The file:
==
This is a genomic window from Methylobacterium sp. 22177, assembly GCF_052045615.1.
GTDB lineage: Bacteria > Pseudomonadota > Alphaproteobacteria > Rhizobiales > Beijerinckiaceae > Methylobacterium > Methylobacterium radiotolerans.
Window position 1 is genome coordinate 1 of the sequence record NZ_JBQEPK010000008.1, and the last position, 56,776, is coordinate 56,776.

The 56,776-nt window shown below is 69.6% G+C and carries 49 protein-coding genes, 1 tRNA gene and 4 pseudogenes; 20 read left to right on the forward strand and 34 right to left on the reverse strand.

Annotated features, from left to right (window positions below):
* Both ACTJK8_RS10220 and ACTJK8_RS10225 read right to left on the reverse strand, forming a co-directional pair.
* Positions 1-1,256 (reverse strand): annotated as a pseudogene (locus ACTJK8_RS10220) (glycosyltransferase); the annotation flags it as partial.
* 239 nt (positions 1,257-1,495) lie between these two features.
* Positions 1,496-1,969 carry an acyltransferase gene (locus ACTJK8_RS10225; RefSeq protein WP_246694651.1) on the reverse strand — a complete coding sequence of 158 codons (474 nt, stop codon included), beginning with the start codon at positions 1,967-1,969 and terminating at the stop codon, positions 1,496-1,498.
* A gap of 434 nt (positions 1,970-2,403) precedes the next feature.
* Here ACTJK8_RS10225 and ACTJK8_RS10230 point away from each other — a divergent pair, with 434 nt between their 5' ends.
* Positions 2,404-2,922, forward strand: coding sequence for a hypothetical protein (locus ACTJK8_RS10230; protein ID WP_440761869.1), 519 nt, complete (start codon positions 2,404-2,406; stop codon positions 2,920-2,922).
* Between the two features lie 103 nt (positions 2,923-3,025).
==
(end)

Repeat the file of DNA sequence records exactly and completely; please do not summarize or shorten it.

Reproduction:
This is a genomic window from Methylobacterium sp. 22177, assembly GCF_052045615.1.
GTDB lineage: Bacteria > Pseudomonadota > Alphaproteobacteria > Rhizobiales > Beijerinckiaceae > Methylobacterium > Methylobacterium radiotolerans.
Window position 1 is genome coordinate 1 of the sequence record NZ_JBQEPK010000008.1, and the last position, 56,776, is coordinate 56,776.

The 56,776-nt window shown below is 69.6% G+C and carries 49 protein-coding genes, 1 tRNA gene and 4 pseudogenes; 20 read left to right on the forward strand and 34 right to left on the reverse strand.

Annotated features, from left to right (window positions below):
* Both ACTJK8_RS10220 and ACTJK8_RS10225 read right to left on the reverse strand, forming a co-directional pair.
* Positions 1-1,256 (reverse strand): annotated as a pseudogene (locus ACTJK8_RS10220) (glycosyltransferase); the annotation flags it as partial.
* 239 nt (positions 1,257-1,495) lie between these two features.
* Positions 1,496-1,969 carry an acyltransferase gene (locus ACTJK8_RS10225; RefSeq protein WP_246694651.1) on the reverse strand — a complete coding sequence of 158 codons (474 nt, stop codon included), beginning with the start codon at positions 1,967-1,969 and terminating at the stop codon, positions 1,496-1,498.
* A gap of 434 nt (positions 1,970-2,403) precedes the next feature.
* Here ACTJK8_RS10225 and ACTJK8_RS10230 point away from each other — a divergent pair, with 434 nt between their 5' ends.
* Positions 2,404-2,922, forward strand: coding sequence for a hypothetical protein (locus ACTJK8_RS10230; protein ID WP_440761869.1), 519 nt, complete (start codon positions 2,404-2,406; stop codon positions 2,920-2,922).
* Between the two features lie 103 nt (positions 2,923-3,025).